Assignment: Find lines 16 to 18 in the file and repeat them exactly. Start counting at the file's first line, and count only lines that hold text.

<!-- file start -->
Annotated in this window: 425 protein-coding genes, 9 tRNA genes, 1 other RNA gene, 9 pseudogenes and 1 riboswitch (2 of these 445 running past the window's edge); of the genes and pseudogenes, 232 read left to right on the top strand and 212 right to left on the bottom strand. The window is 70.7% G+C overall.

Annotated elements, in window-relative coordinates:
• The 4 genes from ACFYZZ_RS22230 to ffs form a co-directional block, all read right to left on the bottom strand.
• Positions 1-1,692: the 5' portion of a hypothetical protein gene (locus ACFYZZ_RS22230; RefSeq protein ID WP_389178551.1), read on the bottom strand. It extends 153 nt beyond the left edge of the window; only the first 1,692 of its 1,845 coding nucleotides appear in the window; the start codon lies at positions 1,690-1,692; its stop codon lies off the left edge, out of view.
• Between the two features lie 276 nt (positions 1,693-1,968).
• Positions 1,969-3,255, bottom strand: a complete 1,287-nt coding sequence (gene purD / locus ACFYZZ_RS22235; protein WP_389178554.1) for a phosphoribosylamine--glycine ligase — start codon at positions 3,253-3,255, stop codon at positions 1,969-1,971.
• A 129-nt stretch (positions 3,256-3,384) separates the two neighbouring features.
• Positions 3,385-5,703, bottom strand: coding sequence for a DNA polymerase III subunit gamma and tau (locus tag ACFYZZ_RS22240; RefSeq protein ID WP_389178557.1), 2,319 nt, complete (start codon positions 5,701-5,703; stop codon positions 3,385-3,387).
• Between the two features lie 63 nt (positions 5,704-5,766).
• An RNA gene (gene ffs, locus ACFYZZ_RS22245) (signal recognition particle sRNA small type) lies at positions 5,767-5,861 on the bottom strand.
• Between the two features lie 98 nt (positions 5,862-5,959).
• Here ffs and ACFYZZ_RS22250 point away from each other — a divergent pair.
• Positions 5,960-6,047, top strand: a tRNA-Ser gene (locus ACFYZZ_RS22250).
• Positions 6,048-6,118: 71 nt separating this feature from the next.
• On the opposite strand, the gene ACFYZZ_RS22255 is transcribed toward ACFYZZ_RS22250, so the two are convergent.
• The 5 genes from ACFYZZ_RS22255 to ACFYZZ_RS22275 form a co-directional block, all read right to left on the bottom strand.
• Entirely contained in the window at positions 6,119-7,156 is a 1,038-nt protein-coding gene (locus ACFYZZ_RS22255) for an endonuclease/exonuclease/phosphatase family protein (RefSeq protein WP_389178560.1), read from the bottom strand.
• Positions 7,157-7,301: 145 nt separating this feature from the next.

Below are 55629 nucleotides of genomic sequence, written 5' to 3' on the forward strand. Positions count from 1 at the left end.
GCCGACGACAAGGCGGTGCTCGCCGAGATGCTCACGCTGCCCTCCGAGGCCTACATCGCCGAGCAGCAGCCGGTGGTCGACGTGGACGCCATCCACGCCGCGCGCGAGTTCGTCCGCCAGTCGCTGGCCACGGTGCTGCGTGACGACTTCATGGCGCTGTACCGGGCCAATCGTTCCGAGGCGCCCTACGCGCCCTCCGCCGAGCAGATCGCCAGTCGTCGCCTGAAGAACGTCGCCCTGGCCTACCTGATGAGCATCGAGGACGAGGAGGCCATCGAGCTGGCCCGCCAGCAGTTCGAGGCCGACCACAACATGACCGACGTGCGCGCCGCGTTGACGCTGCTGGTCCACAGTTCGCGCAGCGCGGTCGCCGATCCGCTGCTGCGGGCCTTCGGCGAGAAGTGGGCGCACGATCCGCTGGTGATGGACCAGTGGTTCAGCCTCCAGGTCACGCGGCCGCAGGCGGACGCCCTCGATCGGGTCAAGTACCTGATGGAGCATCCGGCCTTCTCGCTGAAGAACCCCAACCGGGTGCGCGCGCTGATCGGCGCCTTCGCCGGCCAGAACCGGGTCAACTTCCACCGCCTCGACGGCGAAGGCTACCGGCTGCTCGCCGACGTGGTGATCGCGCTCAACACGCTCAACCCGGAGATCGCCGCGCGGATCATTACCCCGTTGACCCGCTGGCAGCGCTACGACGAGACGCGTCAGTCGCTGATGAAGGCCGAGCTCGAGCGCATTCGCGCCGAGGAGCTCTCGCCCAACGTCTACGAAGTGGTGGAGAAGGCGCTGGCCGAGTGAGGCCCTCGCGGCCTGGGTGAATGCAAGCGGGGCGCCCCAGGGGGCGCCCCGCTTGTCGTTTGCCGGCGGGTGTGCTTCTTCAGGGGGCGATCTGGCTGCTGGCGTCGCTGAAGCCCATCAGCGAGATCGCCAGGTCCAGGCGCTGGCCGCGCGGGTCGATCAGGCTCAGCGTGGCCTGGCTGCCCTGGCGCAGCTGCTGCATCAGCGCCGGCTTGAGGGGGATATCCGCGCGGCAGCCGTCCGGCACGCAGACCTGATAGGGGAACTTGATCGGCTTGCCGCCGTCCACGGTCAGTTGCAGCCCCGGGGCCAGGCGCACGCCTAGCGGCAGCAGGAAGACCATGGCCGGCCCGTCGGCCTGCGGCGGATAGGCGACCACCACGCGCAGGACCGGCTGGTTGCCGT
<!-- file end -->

• The 5 genes from ACFYZZ_RS22255 to ACFYZZ_RS22275 form a co-directional block, all read right to left on the bottom strand.
• Entirely contained in the window at positions 6,119-7,156 is a 1,038-nt protein-coding gene (locus ACFYZZ_RS22255) for an endonuclease/exonuclease/phosphatase family protein (RefSeq protein WP_389178560.1), read from the bottom strand.
• Positions 7,157-7,301: 145 nt separating this feature from the next.